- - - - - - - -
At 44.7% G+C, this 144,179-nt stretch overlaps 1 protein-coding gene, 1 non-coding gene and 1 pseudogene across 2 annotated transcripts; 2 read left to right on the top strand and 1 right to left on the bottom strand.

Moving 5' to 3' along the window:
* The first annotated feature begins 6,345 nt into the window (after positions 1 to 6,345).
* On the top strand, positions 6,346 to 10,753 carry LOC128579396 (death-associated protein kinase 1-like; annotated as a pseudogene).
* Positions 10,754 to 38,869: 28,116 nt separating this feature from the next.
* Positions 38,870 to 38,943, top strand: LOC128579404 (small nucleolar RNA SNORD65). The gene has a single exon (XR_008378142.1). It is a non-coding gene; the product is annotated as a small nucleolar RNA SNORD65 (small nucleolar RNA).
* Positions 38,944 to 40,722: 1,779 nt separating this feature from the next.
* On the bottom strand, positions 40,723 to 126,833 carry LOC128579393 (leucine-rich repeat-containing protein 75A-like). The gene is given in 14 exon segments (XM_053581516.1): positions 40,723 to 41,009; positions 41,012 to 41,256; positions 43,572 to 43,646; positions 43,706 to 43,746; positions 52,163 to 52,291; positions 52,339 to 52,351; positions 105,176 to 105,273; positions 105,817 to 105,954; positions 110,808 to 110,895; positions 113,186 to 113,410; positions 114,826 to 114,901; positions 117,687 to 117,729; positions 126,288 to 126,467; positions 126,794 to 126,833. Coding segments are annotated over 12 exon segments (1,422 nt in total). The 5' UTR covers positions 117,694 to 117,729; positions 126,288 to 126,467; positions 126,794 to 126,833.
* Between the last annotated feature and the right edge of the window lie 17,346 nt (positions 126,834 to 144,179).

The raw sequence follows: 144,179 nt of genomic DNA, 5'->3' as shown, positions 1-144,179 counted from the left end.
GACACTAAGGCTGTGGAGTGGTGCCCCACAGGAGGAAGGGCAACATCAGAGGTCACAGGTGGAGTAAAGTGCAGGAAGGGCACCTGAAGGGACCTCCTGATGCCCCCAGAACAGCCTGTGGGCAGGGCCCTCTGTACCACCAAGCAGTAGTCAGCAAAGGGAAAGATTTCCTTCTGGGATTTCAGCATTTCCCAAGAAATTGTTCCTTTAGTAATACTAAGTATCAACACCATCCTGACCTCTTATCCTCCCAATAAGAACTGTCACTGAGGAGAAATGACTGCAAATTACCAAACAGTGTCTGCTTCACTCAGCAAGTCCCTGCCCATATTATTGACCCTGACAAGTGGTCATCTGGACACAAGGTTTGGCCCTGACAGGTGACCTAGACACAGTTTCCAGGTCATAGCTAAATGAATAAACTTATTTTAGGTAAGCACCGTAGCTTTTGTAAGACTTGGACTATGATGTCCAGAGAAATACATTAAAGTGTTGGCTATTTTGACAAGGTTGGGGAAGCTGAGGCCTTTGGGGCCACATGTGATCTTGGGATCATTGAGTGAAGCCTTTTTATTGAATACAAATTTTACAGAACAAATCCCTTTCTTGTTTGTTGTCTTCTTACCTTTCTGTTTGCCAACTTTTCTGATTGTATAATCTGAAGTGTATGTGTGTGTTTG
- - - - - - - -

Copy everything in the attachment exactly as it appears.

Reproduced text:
At 44.7% G+C, this 144,179-nt stretch overlaps 1 protein-coding gene, 1 non-coding gene and 1 pseudogene across 2 annotated transcripts; 2 read left to right on the top strand and 1 right to left on the bottom strand.

Moving 5' to 3' along the window:
* The first annotated feature begins 6,345 nt into the window (after positions 1 to 6,345).
* On the top strand, positions 6,346 to 10,753 carry LOC128579396 (death-associated protein kinase 1-like; annotated as a pseudogene).
* Positions 10,754 to 38,869: 28,116 nt separating this feature from the next.
* Positions 38,870 to 38,943, top strand: LOC128579404 (small nucleolar RNA SNORD65). The gene has a single exon (XR_008378142.1). It is a non-coding gene; the product is annotated as a small nucleolar RNA SNORD65 (small nucleolar RNA).
* Positions 38,944 to 40,722: 1,779 nt separating this feature from the next.
* On the bottom strand, positions 40,723 to 126,833 carry LOC128579393 (leucine-rich repeat-containing protein 75A-like). The gene is given in 14 exon segments (XM_053581516.1): positions 40,723 to 41,009; positions 41,012 to 41,256; positions 43,572 to 43,646; positions 43,706 to 43,746; positions 52,163 to 52,291; positions 52,339 to 52,351; positions 105,176 to 105,273; positions 105,817 to 105,954; positions 110,808 to 110,895; positions 113,186 to 113,410; positions 114,826 to 114,901; positions 117,687 to 117,729; positions 126,288 to 126,467; positions 126,794 to 126,833. Coding segments are annotated over 12 exon segments (1,422 nt in total). The 5' UTR covers positions 117,694 to 117,729; positions 126,288 to 126,467; positions 126,794 to 126,833.
* Between the last annotated feature and the right edge of the window lie 17,346 nt (positions 126,834 to 144,179).

The raw sequence follows: 144,179 nt of genomic DNA, 5'->3' as shown, positions 1-144,179 counted from the left end.
GACACTAAGGCTGTGGAGTGGTGCCCCACAGGAGGAAGGGCAACATCAGAGGTCACAGGTGGAGTAAAGTGCAGGAAGGGCACCTGAAGGGACCTCCTGATGCCCCCAGAACAGCCTGTGGGCAGGGCCCTCTGTACCACCAAGCAGTAGTCAGCAAAGGGAAAGATTTCCTTCTGGGATTTCAGCATTTCCCAAGAAATTGTTCCTTTAGTAATACTAAGTATCAACACCATCCTGACCTCTTATCCTCCCAATAAGAACTGTCACTGAGGAGAAATGACTGCAAATTACCAAACAGTGTCTGCTTCACTCAGCAAGTCCCTGCCCATATTATTGACCCTGACAAGTGGTCATCTGGACACAAGGTTTGGCCCTGACAGGTGACCTAGACACAGTTTCCAGGTCATAGCTAAATGAATAAACTTATTTTAGGTAAGCACCGTAGCTTTTGTAAGACTTGGACTATGATGTCCAGAGAAATACATTAAAGTGTTGGCTATTTTGACAAGGTTGGGGAAGCTGAGGCCTTTGGGGCCACATGTGATCTTGGGATCATTGAGTGAAGCCTTTTTATTGAATACAAATTTTACAGAACAAATCCCTTTCTTGTTTGTTGTCTTCTTACCTTTCTGTTTGCCAACTTTTCTGATTGTATAATCTGAAGTGTATGTGTGTGTTTG